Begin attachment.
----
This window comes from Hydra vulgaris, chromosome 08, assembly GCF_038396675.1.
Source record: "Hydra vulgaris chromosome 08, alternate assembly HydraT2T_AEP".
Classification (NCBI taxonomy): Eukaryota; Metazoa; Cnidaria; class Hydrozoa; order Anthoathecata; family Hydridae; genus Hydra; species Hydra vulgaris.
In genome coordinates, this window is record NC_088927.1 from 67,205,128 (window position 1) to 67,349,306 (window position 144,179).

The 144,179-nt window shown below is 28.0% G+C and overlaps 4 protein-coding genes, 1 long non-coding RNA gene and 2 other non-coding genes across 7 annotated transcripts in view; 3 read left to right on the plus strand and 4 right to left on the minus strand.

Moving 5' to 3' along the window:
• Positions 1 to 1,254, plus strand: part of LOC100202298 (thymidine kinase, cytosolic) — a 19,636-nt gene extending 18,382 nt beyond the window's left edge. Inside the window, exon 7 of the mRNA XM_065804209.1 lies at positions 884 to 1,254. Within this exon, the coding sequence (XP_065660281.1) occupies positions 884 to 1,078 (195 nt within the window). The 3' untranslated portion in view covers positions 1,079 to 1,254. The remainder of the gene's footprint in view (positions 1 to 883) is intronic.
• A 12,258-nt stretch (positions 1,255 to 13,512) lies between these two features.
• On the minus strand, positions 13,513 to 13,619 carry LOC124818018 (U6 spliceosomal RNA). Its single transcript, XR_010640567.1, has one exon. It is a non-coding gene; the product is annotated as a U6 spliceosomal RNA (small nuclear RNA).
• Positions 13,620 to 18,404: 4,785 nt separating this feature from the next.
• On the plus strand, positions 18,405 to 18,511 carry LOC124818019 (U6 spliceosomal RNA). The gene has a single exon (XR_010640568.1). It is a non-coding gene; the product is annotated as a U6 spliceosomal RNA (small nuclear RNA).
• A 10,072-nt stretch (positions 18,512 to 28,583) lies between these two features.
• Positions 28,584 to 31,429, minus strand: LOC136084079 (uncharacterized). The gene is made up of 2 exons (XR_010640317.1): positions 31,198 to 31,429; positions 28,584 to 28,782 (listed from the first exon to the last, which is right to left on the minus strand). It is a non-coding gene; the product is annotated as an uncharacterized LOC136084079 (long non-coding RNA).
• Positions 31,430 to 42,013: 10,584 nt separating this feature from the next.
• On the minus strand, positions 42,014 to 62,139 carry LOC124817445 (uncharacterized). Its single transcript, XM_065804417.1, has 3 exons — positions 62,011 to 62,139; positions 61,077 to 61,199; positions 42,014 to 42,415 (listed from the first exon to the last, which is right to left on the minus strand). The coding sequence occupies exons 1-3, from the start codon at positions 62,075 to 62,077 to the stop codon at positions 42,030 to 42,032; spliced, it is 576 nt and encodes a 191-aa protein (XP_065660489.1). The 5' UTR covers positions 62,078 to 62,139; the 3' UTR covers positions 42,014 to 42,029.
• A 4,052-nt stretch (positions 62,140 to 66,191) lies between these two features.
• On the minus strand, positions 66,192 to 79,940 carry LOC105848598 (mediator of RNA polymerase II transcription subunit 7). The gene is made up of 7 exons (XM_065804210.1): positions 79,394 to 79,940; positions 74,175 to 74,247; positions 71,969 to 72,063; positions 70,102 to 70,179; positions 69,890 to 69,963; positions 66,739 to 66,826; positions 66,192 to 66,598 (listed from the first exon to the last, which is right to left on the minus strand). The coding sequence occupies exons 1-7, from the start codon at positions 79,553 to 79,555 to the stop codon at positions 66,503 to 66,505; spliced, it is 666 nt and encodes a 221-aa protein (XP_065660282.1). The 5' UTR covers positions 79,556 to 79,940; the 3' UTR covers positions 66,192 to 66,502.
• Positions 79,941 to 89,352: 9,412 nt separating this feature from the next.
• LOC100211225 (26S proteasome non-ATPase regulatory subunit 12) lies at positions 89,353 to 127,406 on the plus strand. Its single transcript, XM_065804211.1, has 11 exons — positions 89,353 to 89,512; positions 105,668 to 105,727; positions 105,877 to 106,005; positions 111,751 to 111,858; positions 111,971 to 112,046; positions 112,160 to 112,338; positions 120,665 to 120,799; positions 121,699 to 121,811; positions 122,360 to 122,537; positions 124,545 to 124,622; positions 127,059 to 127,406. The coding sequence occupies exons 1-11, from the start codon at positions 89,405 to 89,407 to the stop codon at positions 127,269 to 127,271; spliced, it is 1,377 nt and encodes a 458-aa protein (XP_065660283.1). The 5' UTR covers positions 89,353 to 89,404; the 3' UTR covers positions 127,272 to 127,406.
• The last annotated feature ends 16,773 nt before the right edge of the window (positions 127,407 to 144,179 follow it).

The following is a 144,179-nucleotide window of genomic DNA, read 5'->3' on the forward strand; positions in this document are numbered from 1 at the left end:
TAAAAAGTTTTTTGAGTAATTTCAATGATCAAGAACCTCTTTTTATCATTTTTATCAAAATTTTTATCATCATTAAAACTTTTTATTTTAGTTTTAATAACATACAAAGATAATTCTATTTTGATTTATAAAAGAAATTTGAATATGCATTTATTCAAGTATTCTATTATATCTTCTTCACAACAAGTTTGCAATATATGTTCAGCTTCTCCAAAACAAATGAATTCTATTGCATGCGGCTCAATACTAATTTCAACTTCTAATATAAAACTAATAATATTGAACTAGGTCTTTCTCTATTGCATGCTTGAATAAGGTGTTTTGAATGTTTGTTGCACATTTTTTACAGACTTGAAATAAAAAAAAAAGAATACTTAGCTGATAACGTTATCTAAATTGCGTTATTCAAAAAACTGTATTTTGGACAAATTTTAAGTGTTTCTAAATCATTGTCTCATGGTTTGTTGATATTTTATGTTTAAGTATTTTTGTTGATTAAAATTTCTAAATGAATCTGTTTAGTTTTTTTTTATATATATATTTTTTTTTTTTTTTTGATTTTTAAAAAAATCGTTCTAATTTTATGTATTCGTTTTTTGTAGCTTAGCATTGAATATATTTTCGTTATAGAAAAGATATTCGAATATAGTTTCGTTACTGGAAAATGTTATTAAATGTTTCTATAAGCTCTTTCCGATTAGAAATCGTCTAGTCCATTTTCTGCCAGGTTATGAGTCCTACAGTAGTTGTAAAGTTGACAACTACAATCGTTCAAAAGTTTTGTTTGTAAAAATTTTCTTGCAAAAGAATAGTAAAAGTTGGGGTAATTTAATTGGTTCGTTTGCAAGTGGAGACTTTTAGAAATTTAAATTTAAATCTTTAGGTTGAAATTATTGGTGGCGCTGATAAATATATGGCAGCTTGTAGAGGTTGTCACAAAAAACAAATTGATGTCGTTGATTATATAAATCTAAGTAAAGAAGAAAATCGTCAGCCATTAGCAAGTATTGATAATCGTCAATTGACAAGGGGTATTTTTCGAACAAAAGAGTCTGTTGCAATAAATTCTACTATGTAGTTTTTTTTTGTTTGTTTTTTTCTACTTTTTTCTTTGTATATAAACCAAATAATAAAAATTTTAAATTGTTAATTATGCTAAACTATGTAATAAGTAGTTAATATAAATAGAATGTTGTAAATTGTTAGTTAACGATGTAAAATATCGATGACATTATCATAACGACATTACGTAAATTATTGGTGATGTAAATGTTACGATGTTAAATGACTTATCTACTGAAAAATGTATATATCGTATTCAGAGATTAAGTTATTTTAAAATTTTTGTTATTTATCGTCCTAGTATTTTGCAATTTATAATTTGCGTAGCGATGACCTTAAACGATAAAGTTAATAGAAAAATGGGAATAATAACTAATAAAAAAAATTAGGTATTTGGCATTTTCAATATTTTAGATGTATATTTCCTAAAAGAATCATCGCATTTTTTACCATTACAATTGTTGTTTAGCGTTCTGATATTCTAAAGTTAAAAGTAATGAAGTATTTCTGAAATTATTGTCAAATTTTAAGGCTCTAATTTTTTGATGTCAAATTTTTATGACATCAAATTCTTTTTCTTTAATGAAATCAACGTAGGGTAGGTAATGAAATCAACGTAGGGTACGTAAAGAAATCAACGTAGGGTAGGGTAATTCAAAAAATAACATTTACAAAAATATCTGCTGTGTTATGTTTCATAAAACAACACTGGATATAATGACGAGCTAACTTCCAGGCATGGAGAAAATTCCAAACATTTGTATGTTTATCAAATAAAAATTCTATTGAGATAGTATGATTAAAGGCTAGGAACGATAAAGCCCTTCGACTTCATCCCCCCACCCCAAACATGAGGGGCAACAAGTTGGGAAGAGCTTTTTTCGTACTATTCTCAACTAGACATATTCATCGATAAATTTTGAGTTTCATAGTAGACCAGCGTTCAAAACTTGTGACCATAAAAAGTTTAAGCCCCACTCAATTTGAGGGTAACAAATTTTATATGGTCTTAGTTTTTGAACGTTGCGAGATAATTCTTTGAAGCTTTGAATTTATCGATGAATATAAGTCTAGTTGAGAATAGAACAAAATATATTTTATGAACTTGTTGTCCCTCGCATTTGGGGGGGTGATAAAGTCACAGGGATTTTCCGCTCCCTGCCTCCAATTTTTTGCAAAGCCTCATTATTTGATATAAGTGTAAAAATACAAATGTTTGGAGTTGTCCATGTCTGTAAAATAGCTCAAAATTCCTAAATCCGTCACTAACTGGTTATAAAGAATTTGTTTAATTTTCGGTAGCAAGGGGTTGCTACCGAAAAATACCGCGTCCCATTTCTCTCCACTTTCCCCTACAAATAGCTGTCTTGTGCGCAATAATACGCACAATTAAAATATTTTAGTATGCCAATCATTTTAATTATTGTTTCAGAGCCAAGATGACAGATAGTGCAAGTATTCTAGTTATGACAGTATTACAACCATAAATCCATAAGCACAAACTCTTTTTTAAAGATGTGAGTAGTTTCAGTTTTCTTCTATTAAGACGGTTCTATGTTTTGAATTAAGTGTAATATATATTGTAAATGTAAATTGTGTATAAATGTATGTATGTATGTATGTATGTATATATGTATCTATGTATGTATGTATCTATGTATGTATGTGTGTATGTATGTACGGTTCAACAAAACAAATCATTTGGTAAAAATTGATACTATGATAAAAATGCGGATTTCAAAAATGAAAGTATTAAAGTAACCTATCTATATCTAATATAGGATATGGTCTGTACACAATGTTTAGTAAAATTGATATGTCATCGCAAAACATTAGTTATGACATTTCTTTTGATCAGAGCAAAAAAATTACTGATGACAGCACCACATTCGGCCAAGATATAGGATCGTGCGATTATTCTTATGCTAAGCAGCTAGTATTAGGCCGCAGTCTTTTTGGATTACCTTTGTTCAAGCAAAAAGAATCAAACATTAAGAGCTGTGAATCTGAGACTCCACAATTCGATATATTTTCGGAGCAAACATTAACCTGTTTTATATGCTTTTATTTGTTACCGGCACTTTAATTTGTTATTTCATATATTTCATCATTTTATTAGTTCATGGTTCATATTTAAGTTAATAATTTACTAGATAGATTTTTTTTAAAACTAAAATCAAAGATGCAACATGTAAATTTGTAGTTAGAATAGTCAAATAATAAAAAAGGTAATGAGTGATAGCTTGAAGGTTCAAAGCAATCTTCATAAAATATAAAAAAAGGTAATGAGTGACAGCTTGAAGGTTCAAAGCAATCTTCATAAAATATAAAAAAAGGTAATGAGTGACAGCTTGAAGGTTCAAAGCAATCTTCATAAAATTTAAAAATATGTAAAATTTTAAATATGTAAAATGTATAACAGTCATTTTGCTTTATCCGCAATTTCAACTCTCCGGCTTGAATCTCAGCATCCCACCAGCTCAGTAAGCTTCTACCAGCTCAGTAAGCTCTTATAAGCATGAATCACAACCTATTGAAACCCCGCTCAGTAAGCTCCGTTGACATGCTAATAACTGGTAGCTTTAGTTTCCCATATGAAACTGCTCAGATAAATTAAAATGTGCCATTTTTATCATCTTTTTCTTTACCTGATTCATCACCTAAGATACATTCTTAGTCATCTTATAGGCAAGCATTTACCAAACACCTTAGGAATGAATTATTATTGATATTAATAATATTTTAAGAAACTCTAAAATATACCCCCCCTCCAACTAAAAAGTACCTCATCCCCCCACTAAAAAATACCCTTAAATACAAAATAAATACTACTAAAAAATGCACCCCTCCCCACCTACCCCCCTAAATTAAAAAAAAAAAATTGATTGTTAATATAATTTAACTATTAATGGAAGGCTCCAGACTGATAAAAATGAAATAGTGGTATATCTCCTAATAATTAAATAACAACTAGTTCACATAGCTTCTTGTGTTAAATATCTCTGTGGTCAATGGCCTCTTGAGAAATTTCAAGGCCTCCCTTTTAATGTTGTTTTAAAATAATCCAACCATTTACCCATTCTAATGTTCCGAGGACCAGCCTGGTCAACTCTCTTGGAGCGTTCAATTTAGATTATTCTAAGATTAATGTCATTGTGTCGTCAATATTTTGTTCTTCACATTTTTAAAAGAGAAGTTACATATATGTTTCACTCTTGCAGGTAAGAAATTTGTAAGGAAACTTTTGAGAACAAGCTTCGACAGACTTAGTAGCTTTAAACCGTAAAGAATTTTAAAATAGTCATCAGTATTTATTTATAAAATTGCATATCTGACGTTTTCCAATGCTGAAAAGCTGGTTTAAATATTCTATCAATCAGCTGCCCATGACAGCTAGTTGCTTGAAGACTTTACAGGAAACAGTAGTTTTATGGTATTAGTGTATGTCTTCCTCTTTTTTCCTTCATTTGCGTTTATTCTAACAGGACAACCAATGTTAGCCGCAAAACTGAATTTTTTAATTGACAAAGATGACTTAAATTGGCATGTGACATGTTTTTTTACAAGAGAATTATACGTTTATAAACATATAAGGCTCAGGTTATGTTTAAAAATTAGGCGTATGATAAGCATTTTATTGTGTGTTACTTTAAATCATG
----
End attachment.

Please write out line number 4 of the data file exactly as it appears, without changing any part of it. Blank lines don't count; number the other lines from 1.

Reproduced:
In genome coordinates, this window is record NC_088927.1 from 67,205,128 (window position 1) to 67,349,306 (window position 144,179).